I'm headed out to the shop to work on Sandy tonight, so hopefully I'll be able to get the internal frame coating laid down along with some POR15, and maybe finish up the majority of the fill-welding on the pinch welds. I might pull the skid plate too and get it back to my house so I can finish drilling the speed holes. We shall see.

Thanks for watching!


Please forgive the low-quality pictures, I haven't gotten my camera over to the shop in far too long.

I wanted a quick fun project to take my mind off of the rust prevention before I got back into it, so I got my Rhino Rack Batwing Compact awning mounted. It's a little far forward, so it appears I will need to mount that third crossbar after all, but the coverage is great and it's very easy to use.


Next up, I pulled Sandy back into the shop to continue working on some of the necessary rust repairs. I'm starting by giving attention to the pinch welds.



The passenger side pinch weld showed three bubbling spots, otherwise everything was nice and straight. So I got out the wire wheel and began peeling back the layers until I hit clean, albeit pitted, metal.



Once I got to this point, I cleaned it up a little bit more, than started filling the damaged area with weld. Now, this probably isn't the best way to solve this, but I think with the work I put in plus some rust encapsulator and primer, it won't give me any trouble going forward. The perfect cure for this would be to peel the outer layer of pinch weld away, add material, and get it welded back together. Being that this area is no longer going to be enclosed by the side steps and that Montana is so dry, I think this approach will work out fine. I do plan to grind away the undercoat and reinforce the backside of this seam, so I'm sure this will be enough for a long-term solution.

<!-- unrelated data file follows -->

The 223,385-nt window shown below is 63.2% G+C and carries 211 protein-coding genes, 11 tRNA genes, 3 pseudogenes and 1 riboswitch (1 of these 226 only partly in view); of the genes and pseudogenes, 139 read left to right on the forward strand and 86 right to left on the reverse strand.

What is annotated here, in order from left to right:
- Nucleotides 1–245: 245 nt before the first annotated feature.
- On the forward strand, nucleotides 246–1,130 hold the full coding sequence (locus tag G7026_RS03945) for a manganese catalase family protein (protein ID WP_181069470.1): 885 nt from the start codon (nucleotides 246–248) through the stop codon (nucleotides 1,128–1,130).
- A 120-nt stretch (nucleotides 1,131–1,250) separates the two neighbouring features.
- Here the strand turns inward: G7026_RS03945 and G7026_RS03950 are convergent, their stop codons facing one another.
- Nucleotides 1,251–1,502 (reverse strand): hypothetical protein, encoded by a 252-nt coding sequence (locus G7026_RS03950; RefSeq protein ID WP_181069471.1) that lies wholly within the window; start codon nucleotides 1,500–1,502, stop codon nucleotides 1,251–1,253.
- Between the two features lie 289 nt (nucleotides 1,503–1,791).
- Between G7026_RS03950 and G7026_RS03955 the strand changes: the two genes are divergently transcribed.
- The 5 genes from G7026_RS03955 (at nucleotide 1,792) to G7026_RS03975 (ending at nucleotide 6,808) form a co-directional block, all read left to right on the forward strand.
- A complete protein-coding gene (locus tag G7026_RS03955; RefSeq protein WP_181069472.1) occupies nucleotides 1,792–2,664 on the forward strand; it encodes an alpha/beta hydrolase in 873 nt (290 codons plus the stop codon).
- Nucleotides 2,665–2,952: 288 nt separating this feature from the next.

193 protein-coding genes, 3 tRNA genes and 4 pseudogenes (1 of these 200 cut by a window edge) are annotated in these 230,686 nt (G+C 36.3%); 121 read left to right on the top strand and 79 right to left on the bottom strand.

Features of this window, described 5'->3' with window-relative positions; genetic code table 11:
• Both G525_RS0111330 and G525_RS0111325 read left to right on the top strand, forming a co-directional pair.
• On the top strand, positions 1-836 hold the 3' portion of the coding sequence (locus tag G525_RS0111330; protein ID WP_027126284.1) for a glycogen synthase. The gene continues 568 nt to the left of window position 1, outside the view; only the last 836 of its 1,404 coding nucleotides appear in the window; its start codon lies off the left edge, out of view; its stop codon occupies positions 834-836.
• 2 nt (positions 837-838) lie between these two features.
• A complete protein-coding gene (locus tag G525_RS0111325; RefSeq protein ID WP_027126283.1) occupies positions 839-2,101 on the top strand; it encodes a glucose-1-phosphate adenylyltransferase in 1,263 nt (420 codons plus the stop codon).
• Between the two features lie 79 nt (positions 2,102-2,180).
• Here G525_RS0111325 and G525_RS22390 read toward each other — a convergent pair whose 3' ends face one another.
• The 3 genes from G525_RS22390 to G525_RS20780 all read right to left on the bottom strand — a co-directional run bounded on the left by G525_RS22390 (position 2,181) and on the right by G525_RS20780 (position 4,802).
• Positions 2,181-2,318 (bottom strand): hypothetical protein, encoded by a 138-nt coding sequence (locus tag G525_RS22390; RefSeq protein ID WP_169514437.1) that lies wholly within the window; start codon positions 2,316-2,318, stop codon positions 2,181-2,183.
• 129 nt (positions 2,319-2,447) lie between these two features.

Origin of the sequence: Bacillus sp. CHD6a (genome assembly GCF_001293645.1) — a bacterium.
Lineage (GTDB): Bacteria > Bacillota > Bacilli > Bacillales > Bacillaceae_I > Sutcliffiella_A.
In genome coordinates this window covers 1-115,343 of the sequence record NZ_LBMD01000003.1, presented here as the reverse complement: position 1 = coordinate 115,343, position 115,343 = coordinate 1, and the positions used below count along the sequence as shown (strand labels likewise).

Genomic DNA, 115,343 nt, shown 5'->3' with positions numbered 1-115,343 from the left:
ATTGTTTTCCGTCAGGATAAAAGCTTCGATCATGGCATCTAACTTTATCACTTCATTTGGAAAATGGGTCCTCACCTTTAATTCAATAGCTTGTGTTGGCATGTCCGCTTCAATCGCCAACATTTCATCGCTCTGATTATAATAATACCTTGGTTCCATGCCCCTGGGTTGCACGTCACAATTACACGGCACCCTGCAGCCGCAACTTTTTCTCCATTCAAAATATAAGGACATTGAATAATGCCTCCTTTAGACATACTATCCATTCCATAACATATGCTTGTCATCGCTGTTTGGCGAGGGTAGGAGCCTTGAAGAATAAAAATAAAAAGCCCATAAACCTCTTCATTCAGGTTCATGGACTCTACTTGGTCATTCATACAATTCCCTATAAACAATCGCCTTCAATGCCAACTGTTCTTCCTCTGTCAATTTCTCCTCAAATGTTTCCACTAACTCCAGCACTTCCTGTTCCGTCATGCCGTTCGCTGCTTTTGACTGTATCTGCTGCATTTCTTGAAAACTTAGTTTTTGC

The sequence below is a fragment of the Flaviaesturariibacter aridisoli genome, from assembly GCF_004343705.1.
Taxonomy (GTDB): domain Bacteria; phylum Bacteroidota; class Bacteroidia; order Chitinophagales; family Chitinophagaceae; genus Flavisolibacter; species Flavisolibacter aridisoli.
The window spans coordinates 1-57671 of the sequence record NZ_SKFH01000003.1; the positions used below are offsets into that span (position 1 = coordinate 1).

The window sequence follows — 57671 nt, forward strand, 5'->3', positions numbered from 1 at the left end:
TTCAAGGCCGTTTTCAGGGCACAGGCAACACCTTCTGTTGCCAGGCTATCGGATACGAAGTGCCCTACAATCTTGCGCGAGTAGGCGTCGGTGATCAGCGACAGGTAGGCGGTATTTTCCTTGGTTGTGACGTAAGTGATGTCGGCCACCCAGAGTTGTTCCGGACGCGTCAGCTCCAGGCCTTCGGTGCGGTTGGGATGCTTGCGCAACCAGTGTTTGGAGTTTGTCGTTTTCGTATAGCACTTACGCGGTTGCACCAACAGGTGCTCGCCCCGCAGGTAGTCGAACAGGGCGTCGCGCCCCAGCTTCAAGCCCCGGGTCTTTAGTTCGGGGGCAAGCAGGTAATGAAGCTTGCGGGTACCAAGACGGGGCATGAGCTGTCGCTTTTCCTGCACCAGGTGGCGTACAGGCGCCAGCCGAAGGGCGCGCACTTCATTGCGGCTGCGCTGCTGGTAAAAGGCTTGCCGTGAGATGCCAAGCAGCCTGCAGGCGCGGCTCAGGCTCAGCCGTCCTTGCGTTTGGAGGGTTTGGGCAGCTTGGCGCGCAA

My original welds didn't take very well, so I had to go through a bit more cleaning before everything started to go my way. Once I had this sorted out, I was able to get decent fill. Then I ground back and did more fill-welding until I got a pretty smooth result. This is a "half-way" stage.


Next up was attacking this nasty crap.



This is after my roto-rooting of the frame and blowing the dust and flakes out. @crolison had pointed me towards Eastwood Internal Frame Coating, so I took a stab at it. I masked most of the frame holes (which turned out to be not nearly enough) and used the extension tube to hit the frame from front to back. I used 4 cans and think I should use one or two more for the crossmembers and rocker panels. This stuff is no joke! I'm very impressed with how effective the coverage is, and it seems to do a real number on the rust as well. Hopefully this will be the end of the line for any internal frame corrosion.




Oh, I almost forgot! Here's the pictures of the new digs.



The all-important backyard getaway with proper shop. Thankfully, the S10 does not come with the property.